Nestled in the scenic and stunning rolling dry desert hills and mirror lakes of Okanagan Valley in beautiful British Columbia is the town of Oliver – the wine capital of Canada!
Oliver’s population of 5,000 is made up of about 1,000 Sikhs. If one drives along the town’s Main Street, one is bound to see a turbaned Sikh or a Sikh lady in Punjabi dress, as well as the Sikh Gurdwara (Sikh place of worship). And as one proceeds through the scenic Okanagan Valley one is struck by the greenery of wineries and fruit orchards, and depending on the time of the summer, one will drive by cherry, peach, apple, and perhaps prune trees all along Highway 97.
Oliver’s Mayor Ron Hovanes describes his town as an “authentic farming community.” Other than driving along the fruit-tree-lined highway, one can pull into one of the many wineries for tasting, buying, or even a meal.
The Sikhs started migrating and buying orchards and vineyards in Oliver and the Okanagan Valley about three decades ago. Farming is in the Sikh genes. Their ancestral home state of Punjab is the breadbasket of India. Sikhs are also successful farmers in Australia, Kenya, Fiji, among other countries.
The Sikhs bought orchards/vineyards predominantly from the Portuguese, who had migrated here in the 1950s. Mayor Hovanes explains the origins of Oliver are in the irrigation canal built in 1926 under British Columbia Premier John Oliver, after whom the town is named. The intent was to settle returning British veterans of the First World War.
The British migrants were followed by Germans in the 1930s and Hungarians in the 1940s and 1950s. Sikhs own about 70 per cent of orchards and wineries. The average holding is about 10–12 acres, and according to farmer Bhupinder Singh Karwasra, an acre generates an income of about $8,000 to $10,000. Prices of land have doubled or tripled since Sikhs first bought land at $4,000 an acre.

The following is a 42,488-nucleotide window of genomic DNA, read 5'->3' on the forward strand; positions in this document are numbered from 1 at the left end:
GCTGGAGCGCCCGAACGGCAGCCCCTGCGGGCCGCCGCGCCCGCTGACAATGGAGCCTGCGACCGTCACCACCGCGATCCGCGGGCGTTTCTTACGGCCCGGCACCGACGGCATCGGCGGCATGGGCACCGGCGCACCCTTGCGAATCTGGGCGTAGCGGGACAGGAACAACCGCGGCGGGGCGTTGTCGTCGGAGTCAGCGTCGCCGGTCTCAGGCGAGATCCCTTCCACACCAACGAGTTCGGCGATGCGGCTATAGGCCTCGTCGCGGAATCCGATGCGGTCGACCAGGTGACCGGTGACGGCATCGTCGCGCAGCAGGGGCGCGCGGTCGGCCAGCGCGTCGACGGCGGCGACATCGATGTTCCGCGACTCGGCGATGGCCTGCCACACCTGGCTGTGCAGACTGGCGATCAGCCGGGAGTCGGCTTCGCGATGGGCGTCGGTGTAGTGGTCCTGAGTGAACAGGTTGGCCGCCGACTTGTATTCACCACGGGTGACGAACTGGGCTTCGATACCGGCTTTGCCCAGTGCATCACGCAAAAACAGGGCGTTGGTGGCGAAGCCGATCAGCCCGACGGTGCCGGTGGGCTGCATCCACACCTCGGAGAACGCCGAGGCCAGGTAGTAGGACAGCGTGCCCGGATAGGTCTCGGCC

Apart from farming, Sikhs are venturing into other trades and commercial enterprises. Paramjit Singh Chauhan owns and operates East India Meat Shop on Highway 97, down the road from Oliver. Similarly, Surjit Singh Aulakh this month set up a hairdresser shop on Oliver’s Main Street.
Oliver-born Baljeet S. Dhaliwal, a graduate of Simon Fraser University, is now a manager at one of BC Tree Fruits packinghouses. Others, such as Toor twin brothers – Randy and Jessie, have set up an 80-acre, state-of-the-art Desert Hills Estate Winery on what was once an apple orchard. They are the second Sikh family to settle in the area, in the footsteps of Major Dhaliwal. The Toor brothers, from Village of Ucha Jattana, immigrated from India to Canada in 1982 and settled in Winnipeg. On the urging of their sister Lucky Gill, who is involved in the hospitality industry, they moved to Oliver in 1988. Randy Toor was elected to one term on Oliver Town council in 2005.
Oliver’s major communities – indigenous, Portuguese, Caucasian, and Sikhs live in silos, with little or no informal social interaction other than in schools, shopping centres and workplaces. Mohinder Singh Gill, president of the Sikh Gurdwara, attributes this partly to lack of English speaking skills among Sikhs. For instance, the Sikh seniors meet at the Gurdwara instead of going to the central seniors centre.
The indigenous Osoyoos people, almost all live on a reservation adjoining Oliver.
Punjabi was offered at Oliver High School until recently and the search is on for a Punjabi instructor.
Fortunately, days of ugly racism are almost over, though I was told of schoolyard fights among indigenous, Sikh and white students.
According to Mayor Hovanes, there is “no overt racial tension,” and former Town councillor Randy Toor observes there is “very little evidence of racism and it is fading away.”
The future looks promising for the Sikh community in Oliver, though many young Sikhs are opting to head to urban areas and into professions other than farming. But for now, most Sikhs make up a dynamic, vibrant and growing community in Oliver and the Okanagan Valley.
Bhupinder S. Liddar is a Kenya-born Sikh and a retired Canadian diplomat. This piece was republished under arrangement with the Oliver Chronicle.
Bhupinder S. Liddar is a retired Canadian diplomat and former publisher-editor of “Diplomat & International Canada” magazine and can be reached at www.liddar.ca. He is also a member of the NCM Collective.